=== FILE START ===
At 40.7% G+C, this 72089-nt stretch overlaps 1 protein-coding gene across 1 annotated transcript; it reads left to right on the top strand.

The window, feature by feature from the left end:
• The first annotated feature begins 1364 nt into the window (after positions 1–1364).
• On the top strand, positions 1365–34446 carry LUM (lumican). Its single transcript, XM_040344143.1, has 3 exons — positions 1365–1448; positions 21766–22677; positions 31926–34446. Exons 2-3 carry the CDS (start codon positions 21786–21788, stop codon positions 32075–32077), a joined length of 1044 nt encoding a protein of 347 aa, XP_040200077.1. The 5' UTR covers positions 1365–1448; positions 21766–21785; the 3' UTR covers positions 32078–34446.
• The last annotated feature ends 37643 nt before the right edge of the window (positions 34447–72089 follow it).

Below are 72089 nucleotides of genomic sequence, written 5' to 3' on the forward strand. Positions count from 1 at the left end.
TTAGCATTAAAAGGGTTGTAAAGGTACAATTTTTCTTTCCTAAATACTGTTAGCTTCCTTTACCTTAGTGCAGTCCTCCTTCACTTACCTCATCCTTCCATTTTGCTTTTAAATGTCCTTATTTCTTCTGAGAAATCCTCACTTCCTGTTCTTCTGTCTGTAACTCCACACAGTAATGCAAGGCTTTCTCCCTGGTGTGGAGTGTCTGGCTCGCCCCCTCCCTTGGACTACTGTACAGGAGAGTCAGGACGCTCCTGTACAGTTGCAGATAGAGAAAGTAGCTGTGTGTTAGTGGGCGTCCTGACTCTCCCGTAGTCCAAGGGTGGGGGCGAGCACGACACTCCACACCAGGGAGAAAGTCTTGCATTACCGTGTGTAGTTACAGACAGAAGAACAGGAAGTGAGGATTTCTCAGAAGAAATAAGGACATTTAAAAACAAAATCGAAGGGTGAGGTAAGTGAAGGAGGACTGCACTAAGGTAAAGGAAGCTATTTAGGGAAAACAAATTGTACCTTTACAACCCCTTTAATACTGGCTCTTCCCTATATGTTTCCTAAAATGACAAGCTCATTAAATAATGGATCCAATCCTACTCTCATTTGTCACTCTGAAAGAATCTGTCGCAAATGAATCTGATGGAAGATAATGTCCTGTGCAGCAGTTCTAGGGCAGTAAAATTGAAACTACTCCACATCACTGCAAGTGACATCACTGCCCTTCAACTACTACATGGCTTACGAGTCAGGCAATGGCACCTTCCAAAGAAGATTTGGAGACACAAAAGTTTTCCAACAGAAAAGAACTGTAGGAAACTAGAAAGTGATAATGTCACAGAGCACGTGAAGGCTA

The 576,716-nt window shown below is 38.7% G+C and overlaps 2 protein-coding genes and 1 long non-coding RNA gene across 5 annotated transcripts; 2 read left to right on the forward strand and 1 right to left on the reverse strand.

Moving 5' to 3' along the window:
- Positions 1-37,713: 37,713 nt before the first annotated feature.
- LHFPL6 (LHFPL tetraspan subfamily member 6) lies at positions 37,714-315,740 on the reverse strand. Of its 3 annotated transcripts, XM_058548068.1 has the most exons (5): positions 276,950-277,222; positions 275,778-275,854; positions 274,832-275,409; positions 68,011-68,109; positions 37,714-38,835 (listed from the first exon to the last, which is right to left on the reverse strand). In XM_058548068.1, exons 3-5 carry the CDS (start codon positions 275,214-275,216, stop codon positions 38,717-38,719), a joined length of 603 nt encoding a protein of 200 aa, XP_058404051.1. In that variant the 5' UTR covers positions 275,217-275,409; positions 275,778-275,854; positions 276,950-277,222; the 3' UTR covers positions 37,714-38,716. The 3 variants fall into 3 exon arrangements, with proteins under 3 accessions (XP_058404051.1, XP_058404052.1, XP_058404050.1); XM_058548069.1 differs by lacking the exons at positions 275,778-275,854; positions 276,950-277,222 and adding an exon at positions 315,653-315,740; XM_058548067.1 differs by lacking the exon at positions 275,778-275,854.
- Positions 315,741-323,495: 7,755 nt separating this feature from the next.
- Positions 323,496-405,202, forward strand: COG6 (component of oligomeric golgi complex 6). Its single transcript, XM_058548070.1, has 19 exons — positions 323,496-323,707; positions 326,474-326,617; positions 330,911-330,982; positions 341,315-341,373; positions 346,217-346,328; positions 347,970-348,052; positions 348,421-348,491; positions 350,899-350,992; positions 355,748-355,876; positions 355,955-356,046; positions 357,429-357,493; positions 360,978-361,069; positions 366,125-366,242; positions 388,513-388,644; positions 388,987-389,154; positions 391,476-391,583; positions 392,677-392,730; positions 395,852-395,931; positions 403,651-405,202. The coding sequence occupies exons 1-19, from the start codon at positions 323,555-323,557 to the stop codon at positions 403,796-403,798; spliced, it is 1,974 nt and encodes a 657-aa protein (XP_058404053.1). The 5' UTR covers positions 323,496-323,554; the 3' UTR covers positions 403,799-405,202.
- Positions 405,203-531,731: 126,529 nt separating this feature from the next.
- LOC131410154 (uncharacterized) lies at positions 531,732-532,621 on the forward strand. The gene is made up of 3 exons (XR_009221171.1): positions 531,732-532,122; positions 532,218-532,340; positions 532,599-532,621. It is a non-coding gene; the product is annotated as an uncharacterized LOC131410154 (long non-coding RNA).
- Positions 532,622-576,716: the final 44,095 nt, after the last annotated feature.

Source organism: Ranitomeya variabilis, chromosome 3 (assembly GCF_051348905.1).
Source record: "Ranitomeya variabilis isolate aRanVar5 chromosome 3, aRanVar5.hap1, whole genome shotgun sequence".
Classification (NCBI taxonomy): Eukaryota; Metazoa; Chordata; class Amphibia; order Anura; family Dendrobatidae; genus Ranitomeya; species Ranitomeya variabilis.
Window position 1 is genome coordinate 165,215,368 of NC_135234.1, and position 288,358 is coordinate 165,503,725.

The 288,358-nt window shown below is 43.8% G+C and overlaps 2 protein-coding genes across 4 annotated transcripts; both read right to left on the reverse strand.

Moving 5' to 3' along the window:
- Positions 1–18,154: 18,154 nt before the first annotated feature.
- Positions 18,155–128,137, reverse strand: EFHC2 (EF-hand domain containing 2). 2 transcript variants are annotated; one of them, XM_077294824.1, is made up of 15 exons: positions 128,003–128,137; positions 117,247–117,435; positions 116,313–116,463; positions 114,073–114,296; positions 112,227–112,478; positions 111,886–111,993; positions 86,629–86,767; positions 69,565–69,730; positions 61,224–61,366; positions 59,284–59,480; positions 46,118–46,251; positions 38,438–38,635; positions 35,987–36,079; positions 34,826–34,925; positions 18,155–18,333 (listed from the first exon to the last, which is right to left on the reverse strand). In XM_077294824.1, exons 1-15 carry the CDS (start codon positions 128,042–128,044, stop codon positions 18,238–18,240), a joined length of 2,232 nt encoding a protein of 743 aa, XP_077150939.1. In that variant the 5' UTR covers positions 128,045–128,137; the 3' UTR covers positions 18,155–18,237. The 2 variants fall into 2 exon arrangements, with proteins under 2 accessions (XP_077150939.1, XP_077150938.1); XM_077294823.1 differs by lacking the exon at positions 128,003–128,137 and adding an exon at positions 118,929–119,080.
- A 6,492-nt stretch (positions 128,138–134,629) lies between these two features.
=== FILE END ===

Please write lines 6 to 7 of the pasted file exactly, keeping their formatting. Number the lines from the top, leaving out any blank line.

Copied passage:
Below are 72089 nucleotides of genomic sequence, written 5' to 3' on the forward strand. Positions count from 1 at the left end.
TTAGCATTAAAAGGGTTGTAAAGGTACAATTTTTCTTTCCTAAATACTGTTAGCTTCCTTTACCTTAGTGCAGTCCTCCTTCACTTACCTCATCCTTCCATTTTGCTTTTAAATGTCCTTATTTCTTCTGAGAAATCCTCACTTCCTGTTCTTCTGTCTGTAACTCCACACAGTAATGCAAGGCTTTCTCCCTGGTGTGGAGTGTCTGGCTCGCCCCCTCCCTTGGACTACTGTACAGGAGAGTCAGGACGCTCCTGTACAGTTGCAGATAGAGAAAGTAGCTGTGTGTTAGTGGGCGTCCTGACTCTCCCGTAGTCCAAGGGTGGGGGCGAGCACGACACTCCACACCAGGGAGAAAGTCTTGCATTACCGTGTGTAGTTACAGACAGAAGAACAGGAAGTGAGGATTTCTCAGAAGAAATAAGGACATTTAAAAACAAAATCGAAGGGTGAGGTAAGTGAAGGAGGACTGCACTAAGGTAAAGGAAGCTATTTAGGGAAAACAAATTGTACCTTTACAACCCCTTTAATACTGGCTCTTCCCTATATGTTTCCTAAAATGACAAGCTCATTAAATAATGGATCCAATCCTACTCTCATTTGTCACTCTGAAAGAATCTGTCGCAAATGAATCTGATGGAAGATAATGTCCTGTGCAGCAGTTCTAGGGCAGTAAAATTGAAACTACTCCACATCACTGCAAGTGACATCACTGCCCTTCAACTACTACATGGCTTACGAGTCAGGCAATGGCACCTTCCAAAGAAGATTTGGAGACACAAAAGTTTTCCAACAGAAAAGAACTGTAGGAAACTAGAAAGTGATAATGTCACAGAGCACGTGAAGGCTA